In 2003 The Royal Mint issued a £2 coin celebrating the 50th anniversary of the discovery of the structure of DNA. Back in 1953, researchers James Watson and Francis Crick had taken all the plaudits but they could never have made this breakthrough without the work of Rosalind Franklin, who was never properly credited during her lifetime.
As we right this historical wrong – celebrating Rosalind’s role in the DNA story on a coin for the very first time – we caught up with Brian Sutton, Professor of Molecular Biophysics at King’s College London, the institution where Franklin carried out her groundbreaking DNA research, to find out more about this remarkable scientist.
Rosalind Franklin was determined to become a scientist from a young age. What do we know about her school days, and how was she encouraged to achieve this goal?
“Rosalind attended St Paul’s Girls’ School in London. She was very gifted but also highly competitive and self-motivated. Her sister observed that her teachers found her surprisingly reserved and difficult, but she topped the class in most subjects. Her mother said that all her life Rosalind knew exactly where she was going, and by age sixteen she had chosen science as her favourite subject. Her father, a banker, was also supportive; he had planned to study physics at Oxford but the First World War had intervened.”
How did her studies lead to the scientific fields that she worked in?
“Rosalind studied Natural Sciences, specialising in Chemistry, at Newnham College, Cambridge. As her undergraduate notebooks show, her lectures included X-ray crystallography, a method used to determine the atomic structures of molecules – Cambridge was a world centre for this subject.
“She also learned what was known about the chemical structure of proteins and nucleic acid (i.e. DNA). In a remarkably prescient comment, she writes in her notebook of 1939/1940: “Geometrical basis for inheritance?” It’s fascinating to imagine Rosalind having lectures on subjects to which she was later to make a decisive contribution.”
How did Rosalind begin her career?
“While Rosalind is famous for her X-ray studies of DNA, and Photograph 51 in particular, she began her research career in 1942 working on coal. Little was known about the micro-structure of this important substance. Working first in London and then later using X-ray diffraction in Paris, she quickly became an international authority on the subject. Some of her papers became landmarks in the subject and are still referenced today.”
How important was Photograph 51 in determining the structure of DNA?
“In January 1953, James Watson was shown Photograph 51 without Rosalind’s knowledge or permission. It spurred him and Francis Crick to build a model, something Rosalind had always resisted, believing that it should be possible to calculate the structure from the diffraction patterns. Watson and Crick’s double helix model, with its specific pairing of the bases, immediately suggested how DNA could be copied and thus a molecular mechanism for heredity. Photograph 51 and other data from Rosalind’s work during her time at King’s College London were key to building the structure but were never properly acknowledged.”
How close was Rosalind to making this discovery herself?
“Unaware that Watson and Crick were building their model, Rosalind returned to Photograph 51 in early 1953 and in March drafted a manuscript proposing that a “helical structure [was] highly probable”. Most likely a double helix with ten bases per turn with the bases on the inside and phosphate groups on the outside. She was so close to the answer! When Rosalind’s paper appeared alongside that of Watson and Crick in the journal Nature on 25 April 1953, her work appeared merely to confirm the model, whereas in fact it had played a crucial role.”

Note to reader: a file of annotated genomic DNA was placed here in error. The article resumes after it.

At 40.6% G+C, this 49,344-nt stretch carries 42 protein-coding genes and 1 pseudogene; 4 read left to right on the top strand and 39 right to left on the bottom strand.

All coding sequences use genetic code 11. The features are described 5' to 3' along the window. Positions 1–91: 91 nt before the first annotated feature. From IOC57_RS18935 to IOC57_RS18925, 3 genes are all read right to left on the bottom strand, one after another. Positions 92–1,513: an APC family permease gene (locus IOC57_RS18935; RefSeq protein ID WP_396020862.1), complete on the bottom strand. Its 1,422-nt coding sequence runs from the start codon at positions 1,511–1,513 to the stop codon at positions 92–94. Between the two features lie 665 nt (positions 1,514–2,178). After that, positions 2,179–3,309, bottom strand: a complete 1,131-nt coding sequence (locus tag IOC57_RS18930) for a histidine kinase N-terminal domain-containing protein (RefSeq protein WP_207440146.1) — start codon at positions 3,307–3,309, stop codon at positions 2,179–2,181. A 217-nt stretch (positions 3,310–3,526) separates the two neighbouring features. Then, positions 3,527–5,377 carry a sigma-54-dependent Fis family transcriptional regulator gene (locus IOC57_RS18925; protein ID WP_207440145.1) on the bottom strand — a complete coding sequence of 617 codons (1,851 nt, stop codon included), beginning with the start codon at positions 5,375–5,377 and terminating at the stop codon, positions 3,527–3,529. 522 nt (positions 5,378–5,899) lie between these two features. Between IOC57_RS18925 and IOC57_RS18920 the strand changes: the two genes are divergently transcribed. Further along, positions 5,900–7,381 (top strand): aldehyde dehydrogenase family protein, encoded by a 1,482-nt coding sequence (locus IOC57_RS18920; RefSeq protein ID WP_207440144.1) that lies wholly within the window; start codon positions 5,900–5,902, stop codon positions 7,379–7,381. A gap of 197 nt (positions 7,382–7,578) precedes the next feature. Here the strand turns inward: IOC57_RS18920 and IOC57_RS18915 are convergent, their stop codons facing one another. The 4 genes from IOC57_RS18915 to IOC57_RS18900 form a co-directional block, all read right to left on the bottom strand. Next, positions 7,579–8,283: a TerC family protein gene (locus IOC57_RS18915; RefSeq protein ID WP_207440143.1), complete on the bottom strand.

How significant was the discovery of the structure of DNA?
“The discovery of the structure of DNA is arguably the greatest biological discovery of the twentieth century. It revealed no less than the secret of life itself: it explained the mechanism of heredity, showed how a molecule with a regular structure could encode information, and once the genetic code was cracked, led to an understanding of genetic disease. DNA sequencing has revolutionised fields from anthropology and evolution, to forensic science and even history – the identification in 2013 of the remains of Richard III in Leicester is a great example!”
What else did Rosalind achieve before her untimely death from ovarian cancer, aged just 37?
“Rosalind left King’s in 1953 and began work on viruses, again using X-ray crystallography, at Birkbeck College London. She quickly established the first detailed structure for any virus, Tobacco Mosaic Virus, showing how the RNA (Ribo-Nucleic Acid) was surrounded by a helically arranged ‘coat’ of protein. Together with Aaron Klug, she moved on to other viruses; at the time of her death in 1958 they were working on the polio virus. In these few years Rosalind had established a world-leading group; her work was taken on by Klug and others.”
Where does Rosalind rank in the pantheon of British scientists?
“Rosalind made internationally renowned contributions to three different fields of science – an extraordinary achievement in such a short life – and she deserves to be recognised as one of Britain’s great scientists. Aaron Klug, in his acceptance speech for the Nobel Prize in Chemistry in 1982 for his work on viruses, said that Rosalind might well have shared that platform with him, had her life not been tragically cut short. She might well have won two Nobel Prizes!”
How do you feel about Rosalind being commemorated on a coin?
“I hope that commemorating Rosalind with this coin will not only help to convey the excitement of her work and her passion for science to a wider audience but also enhance the public recognition that she deserves.”